In 732 BC was an intrusion to the North of Israel by the Assyrian King Tiglath-Pileser III, who annexed the area (as per 2 Kings 15: 29): "In the days of Pekah king of Israel came Tiglathpileser king of Assyria, and took ... Galilee...and carried them captive to Assyria". This intrusion affected the north of the Kingdom, but the area of Samaria was spared since the Assyrians stopped at Megiddo then continued along the shore to Egypt.
The Egyptians encouraged the people in the occupied territories of the Assyrians to revolt following the death of Tiglath-Pileser. Hoshea, King of Northern Israel, joined this mutiny, but made a fatal mistake. This time the Assyrians crushed the remaining territories of the Northern Kingdom. The intrusions of Shalmaneser V and Sargon II in 724-712 ended the Northern Kingdom (2 Kings 17: 5-6): "Then the king of Assyria came up throughout all the land, and went up to Samaria, and besieged it three years. In the ninth year of Hoshea the king of Assyria took Samaria, and carried Israel away into Assyria, and placed them in Halah and in Habor by the river of Gozan, and in the cities of the Medes".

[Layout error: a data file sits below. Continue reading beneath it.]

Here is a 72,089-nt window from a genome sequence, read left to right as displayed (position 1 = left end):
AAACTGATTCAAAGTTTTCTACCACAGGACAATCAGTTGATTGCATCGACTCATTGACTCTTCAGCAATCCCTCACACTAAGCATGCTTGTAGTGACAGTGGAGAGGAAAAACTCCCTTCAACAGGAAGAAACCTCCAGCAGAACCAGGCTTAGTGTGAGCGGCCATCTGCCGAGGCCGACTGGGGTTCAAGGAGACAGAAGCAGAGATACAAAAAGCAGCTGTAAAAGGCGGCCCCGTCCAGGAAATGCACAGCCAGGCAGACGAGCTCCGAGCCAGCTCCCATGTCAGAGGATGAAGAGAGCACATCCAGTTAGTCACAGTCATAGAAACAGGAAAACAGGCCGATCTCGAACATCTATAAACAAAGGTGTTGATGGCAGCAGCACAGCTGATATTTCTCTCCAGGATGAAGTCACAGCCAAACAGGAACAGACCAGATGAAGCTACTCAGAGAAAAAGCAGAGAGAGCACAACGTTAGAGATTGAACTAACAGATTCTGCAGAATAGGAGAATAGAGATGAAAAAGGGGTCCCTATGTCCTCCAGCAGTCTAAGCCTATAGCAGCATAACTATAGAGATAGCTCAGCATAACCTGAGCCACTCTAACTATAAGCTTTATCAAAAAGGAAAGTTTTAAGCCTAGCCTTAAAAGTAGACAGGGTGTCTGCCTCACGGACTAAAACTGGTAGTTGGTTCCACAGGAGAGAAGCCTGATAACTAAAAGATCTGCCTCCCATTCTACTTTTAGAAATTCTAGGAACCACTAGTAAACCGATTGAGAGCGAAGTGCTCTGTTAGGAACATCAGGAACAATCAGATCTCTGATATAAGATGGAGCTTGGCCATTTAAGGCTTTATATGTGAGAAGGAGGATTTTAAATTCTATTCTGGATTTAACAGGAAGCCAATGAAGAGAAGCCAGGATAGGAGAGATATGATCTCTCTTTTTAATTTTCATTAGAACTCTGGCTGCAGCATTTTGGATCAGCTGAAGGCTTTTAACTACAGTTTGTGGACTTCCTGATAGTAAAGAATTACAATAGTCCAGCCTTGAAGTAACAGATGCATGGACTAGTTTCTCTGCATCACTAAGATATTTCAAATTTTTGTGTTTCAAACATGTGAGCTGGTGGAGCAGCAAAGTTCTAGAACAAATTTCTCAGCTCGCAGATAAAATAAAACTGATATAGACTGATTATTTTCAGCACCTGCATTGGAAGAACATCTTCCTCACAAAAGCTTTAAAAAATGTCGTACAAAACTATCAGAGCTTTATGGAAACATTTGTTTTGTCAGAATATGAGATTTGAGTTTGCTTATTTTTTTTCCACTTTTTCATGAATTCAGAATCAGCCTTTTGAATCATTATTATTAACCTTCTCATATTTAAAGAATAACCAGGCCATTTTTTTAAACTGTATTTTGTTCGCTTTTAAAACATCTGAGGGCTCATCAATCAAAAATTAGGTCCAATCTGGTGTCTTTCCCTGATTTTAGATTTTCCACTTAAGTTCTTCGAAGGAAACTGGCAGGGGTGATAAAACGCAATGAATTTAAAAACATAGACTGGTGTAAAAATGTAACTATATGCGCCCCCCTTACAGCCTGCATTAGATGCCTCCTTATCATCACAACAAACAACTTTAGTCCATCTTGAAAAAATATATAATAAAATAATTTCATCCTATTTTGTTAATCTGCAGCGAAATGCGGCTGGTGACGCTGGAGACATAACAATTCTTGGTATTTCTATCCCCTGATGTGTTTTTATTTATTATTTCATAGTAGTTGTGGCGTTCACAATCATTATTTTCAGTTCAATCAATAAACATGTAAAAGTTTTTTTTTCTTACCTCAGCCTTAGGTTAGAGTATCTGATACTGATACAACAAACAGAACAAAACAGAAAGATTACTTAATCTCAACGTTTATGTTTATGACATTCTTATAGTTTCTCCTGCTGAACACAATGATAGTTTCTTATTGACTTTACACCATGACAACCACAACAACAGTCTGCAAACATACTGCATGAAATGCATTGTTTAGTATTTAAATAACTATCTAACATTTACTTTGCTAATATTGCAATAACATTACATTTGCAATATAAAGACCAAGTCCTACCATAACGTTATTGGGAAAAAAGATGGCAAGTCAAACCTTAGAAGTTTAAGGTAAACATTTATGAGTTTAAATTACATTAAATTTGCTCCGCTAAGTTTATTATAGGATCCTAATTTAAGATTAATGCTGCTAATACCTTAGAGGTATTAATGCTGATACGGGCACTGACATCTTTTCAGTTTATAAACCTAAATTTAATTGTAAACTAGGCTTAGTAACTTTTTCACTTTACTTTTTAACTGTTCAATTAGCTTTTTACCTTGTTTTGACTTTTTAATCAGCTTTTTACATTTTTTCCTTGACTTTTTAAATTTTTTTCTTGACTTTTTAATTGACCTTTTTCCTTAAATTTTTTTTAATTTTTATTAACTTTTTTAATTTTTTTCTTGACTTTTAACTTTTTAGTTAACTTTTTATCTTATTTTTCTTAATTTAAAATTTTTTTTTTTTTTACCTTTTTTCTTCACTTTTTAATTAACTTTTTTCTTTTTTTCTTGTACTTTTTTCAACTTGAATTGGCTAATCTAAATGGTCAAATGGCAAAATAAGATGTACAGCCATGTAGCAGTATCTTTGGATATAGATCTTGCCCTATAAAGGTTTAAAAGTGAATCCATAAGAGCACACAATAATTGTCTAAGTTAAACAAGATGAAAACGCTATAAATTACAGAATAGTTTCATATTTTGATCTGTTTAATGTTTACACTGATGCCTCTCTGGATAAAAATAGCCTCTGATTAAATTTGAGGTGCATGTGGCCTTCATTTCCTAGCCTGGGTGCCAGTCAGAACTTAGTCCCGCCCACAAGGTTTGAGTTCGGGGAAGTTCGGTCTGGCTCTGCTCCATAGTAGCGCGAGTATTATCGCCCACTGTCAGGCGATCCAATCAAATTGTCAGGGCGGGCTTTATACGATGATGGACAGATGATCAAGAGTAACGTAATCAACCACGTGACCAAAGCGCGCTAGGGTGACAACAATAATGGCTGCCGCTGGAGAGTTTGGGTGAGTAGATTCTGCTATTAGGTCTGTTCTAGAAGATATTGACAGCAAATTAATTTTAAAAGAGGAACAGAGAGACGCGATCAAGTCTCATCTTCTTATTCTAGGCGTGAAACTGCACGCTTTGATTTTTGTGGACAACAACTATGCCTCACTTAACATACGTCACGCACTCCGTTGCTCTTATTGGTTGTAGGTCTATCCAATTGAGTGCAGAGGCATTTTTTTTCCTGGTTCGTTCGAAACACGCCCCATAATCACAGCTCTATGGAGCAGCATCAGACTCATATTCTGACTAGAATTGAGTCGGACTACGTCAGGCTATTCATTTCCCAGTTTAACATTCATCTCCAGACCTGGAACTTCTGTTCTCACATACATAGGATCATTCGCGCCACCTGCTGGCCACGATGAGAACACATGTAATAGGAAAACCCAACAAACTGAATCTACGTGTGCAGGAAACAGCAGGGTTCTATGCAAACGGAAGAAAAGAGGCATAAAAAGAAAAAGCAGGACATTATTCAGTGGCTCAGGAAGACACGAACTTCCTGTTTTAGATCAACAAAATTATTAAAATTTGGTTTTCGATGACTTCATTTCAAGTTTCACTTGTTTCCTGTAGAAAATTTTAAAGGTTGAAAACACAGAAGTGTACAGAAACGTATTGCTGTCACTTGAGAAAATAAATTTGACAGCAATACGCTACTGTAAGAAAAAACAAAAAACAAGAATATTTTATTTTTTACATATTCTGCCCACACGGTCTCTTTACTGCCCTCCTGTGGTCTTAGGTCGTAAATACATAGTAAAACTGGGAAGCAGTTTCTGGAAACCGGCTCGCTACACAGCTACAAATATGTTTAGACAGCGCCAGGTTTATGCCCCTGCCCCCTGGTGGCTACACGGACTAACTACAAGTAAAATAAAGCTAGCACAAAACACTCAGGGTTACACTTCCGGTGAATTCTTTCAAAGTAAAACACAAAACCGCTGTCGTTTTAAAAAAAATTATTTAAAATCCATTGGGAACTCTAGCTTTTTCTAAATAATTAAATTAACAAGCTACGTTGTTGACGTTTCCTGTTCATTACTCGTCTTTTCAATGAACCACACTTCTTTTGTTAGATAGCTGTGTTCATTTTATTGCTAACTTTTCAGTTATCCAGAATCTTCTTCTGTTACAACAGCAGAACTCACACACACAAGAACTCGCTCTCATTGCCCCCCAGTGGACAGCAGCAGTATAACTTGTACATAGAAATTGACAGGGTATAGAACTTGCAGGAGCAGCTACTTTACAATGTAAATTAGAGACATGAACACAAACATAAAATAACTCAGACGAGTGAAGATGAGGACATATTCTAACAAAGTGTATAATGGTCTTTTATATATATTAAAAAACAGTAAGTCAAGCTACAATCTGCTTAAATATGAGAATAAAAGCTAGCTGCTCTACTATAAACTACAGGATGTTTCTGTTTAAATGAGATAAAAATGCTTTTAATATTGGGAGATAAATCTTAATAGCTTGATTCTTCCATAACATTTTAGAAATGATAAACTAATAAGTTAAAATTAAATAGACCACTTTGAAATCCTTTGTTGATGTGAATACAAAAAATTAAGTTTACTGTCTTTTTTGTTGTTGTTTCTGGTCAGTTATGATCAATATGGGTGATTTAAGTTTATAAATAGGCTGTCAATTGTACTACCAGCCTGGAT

The villages in Samaria were destroyed, including this city. It was never built again on its old location.
Orthostat relief - depicting soldiers from different orders of the Assyrian Army, in procession; basalt; Hadatu
Tiglath-Pileser III period (744-727BC)
[Istanbul Archaeological museum]
Early Roman period (1st century BC- 2nd century AD)
Ruins of the Roman/Byzantine village, named Kh. Samiya, are described in another page.
The site of Kh. Marjameh, on the hill north east of the spring, was partially excavated by Amichai Mazar (1975, 1978) and Matanyahu Zohar (1979-1980). Future excavations should follow, as this is one of the most interesting site in the Holy Land.